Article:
Artist Amy Hughes Braden turns her attention to tweens with "Too Extroverted to Paint."

Plenty of artists love to hole up in their studios by themselves. Some, like Arlington native Amy Hughes Braden, also enjoy the company of others. Braden, who named her collection of unfinished portraits of tweens “Too Extroverted to Paint,” hopes to chat with visitors as she works on the acrylic paintings at Artisphere’s Works-in-Progress Gallery over the next two months. “I’m hoping to have some meaningful interaction with the public that might influence the work,” says Braden, 26, who graduated from the Corcoran College of Art and Design last year.

What inspired this series?
I have a sister who’s 13, and I’m watching her transition from little innocent kid into adult. It’s hard to even watch it because it was hard enough going through that the first time. I feel like it’s just such a raw, vulnerable time for everybody.

What makes tweens good subjects for artwork?
Kids of that age are really dynamic because they’re going through such a big change. I’ve also been thinking about the difference in how the world is now compared to what it was like when I was 12 or 13. My mom and my sister and I had a conference call about whether she should get Facebook, and I railed against it. I had my painful moments growing up, but they weren’t posted on a permanent public forum.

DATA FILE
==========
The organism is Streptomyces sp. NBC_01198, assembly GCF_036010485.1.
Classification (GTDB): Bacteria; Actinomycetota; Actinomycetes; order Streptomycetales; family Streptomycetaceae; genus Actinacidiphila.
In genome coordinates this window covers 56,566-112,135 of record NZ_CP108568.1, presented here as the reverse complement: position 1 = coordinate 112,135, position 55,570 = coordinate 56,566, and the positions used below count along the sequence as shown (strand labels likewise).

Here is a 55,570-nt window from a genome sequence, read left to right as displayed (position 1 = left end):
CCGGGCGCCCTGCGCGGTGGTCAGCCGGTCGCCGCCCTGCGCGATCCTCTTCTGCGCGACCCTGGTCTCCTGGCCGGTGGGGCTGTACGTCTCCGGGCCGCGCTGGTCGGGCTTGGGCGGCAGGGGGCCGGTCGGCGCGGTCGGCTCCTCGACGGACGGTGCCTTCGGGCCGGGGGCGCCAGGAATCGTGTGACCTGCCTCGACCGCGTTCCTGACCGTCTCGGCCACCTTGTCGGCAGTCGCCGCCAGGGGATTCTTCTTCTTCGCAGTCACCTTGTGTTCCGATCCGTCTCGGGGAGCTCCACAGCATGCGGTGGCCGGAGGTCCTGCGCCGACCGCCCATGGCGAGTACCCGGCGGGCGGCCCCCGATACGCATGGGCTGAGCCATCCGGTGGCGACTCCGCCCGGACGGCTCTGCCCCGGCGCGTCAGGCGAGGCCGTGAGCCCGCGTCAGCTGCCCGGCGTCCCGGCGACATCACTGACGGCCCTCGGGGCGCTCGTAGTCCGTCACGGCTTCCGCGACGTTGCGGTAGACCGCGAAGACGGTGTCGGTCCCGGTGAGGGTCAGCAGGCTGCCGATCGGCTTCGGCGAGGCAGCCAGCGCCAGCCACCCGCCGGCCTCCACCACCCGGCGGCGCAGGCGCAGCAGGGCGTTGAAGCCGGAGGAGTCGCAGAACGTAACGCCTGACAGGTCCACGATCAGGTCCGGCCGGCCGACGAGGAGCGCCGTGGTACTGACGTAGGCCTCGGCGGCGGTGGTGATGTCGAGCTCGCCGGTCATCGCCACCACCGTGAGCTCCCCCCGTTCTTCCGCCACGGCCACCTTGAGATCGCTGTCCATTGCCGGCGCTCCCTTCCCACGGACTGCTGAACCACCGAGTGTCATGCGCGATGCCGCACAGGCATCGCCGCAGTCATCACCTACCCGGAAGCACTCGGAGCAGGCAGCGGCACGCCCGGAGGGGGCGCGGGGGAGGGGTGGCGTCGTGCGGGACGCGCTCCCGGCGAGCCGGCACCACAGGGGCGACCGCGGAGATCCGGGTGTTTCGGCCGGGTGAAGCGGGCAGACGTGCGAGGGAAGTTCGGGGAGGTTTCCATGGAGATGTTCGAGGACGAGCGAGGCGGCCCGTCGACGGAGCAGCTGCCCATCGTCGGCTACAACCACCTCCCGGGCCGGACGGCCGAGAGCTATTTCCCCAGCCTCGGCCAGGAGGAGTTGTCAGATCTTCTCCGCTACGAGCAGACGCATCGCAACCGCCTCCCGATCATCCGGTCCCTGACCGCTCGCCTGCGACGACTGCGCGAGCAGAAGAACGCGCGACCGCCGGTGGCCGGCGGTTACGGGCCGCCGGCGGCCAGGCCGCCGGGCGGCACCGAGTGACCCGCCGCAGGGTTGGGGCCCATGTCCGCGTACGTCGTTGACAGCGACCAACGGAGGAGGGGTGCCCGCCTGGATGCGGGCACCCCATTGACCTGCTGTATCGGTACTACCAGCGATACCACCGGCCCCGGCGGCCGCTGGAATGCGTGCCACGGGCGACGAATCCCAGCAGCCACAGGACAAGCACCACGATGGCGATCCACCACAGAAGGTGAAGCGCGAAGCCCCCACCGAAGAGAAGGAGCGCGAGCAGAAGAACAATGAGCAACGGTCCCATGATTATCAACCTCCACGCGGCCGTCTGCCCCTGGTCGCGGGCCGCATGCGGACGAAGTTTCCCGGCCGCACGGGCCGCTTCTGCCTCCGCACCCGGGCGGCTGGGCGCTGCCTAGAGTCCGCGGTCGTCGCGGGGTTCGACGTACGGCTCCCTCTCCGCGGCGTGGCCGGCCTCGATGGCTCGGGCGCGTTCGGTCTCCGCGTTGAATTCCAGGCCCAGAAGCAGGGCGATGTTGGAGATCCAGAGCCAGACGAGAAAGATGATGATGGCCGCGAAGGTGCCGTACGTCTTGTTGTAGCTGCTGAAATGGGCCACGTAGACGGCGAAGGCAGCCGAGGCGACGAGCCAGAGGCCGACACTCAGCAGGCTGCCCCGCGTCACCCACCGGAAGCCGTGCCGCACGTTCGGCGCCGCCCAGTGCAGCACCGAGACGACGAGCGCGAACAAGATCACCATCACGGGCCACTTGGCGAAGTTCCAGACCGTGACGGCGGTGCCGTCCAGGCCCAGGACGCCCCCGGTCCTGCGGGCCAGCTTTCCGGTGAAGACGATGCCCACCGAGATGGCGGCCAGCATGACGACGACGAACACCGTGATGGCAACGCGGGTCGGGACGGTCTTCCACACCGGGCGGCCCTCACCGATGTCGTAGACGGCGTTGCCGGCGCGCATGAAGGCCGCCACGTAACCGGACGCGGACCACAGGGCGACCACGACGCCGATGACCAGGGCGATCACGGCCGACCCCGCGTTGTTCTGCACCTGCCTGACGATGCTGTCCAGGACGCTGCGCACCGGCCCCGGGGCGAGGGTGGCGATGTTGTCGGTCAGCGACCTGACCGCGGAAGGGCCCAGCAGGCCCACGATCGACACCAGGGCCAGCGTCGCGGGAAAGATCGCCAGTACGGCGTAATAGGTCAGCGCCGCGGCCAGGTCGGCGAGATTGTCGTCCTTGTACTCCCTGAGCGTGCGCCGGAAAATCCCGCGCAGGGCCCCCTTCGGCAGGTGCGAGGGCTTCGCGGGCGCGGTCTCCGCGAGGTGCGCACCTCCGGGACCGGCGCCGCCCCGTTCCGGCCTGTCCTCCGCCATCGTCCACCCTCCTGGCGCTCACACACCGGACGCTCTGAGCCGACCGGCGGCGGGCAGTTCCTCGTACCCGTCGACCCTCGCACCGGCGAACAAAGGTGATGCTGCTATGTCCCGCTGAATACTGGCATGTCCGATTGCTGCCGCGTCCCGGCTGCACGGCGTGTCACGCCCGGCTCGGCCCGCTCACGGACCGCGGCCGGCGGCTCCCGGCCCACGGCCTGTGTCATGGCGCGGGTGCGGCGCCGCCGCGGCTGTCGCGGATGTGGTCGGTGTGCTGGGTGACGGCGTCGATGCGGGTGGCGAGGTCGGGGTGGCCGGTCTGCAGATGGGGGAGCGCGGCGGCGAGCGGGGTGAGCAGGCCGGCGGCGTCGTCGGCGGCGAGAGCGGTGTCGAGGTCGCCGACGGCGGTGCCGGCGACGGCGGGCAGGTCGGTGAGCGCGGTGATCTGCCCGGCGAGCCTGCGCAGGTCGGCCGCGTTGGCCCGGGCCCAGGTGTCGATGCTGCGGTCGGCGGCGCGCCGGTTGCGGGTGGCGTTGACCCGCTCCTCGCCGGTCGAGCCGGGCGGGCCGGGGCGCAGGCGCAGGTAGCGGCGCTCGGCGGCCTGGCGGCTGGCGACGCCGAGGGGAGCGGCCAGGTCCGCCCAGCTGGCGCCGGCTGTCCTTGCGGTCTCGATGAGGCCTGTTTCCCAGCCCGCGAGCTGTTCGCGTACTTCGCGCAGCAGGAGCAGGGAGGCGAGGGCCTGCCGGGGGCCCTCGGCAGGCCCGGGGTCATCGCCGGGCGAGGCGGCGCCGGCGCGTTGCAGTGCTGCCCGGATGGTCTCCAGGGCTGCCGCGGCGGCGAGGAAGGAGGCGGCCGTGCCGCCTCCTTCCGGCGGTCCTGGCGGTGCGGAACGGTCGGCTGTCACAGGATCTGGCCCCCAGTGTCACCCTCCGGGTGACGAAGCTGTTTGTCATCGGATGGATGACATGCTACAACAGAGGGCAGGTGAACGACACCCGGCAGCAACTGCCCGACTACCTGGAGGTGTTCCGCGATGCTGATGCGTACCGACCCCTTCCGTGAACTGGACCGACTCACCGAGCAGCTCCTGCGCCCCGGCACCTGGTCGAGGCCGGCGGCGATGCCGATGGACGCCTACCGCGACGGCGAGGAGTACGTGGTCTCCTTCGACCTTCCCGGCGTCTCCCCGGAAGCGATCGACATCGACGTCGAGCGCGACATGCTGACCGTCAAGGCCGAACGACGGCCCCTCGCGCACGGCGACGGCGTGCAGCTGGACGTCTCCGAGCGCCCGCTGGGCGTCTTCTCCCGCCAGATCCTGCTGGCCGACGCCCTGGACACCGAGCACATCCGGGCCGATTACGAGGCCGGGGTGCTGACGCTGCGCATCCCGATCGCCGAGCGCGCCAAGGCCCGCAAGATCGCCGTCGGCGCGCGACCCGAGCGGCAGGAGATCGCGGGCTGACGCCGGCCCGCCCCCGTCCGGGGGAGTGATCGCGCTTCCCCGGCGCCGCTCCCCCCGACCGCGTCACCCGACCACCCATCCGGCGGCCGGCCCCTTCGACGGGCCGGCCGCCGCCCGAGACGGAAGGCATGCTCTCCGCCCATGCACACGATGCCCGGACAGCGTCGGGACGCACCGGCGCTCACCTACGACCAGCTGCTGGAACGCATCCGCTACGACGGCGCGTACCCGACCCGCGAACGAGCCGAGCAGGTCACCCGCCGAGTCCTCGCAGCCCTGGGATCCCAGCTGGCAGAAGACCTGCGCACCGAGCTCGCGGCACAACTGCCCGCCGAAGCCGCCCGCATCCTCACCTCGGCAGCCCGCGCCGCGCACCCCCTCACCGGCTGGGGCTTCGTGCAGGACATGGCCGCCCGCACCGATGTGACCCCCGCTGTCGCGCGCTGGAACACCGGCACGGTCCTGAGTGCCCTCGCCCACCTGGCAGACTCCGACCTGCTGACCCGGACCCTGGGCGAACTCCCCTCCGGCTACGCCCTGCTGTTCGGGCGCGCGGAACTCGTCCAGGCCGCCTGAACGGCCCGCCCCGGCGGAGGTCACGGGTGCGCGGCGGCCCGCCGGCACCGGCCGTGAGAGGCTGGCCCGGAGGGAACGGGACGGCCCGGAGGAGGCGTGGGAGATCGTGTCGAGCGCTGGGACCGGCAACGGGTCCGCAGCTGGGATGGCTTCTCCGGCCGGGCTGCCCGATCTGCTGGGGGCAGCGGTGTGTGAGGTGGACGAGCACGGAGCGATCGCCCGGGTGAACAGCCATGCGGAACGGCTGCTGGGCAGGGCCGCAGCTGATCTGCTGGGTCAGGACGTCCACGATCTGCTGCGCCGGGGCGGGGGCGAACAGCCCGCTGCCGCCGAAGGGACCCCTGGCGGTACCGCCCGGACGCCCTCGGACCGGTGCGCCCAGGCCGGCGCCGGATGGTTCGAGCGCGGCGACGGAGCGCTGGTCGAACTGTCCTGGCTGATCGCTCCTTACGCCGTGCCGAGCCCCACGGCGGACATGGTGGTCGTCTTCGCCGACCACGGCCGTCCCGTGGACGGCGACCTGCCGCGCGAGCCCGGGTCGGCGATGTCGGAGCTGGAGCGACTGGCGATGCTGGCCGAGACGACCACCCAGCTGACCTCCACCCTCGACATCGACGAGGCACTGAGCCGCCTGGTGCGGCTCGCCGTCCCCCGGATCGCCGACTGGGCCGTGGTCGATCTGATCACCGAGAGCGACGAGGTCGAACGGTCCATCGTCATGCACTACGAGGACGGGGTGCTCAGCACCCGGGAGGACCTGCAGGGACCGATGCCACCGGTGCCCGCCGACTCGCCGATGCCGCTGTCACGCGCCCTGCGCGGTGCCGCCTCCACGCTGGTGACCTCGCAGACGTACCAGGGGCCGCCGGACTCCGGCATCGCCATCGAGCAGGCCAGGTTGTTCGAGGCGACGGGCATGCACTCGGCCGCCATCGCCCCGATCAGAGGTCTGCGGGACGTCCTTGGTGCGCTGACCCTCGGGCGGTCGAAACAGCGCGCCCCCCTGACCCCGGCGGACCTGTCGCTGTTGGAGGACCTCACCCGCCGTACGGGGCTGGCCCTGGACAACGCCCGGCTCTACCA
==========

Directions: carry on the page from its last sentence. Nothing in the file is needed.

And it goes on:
Is there a goal to your show?
I’m trying to draw a little bit of awareness to the fact that kids of this age are dealing with a lot. I feel like we forget it when we leave that phase of life. It’s a really intense time. So, it’s just a call to sensitivity.

What do you like about portraits?
When I work on the face, I see it in planes and blocks of color. There’s just nothing that evokes more drama to me than the face.

Artisphere, 1101 Wilson Blvd., Arlington; through March 11, free; 703-875-1100. (Rosslyn)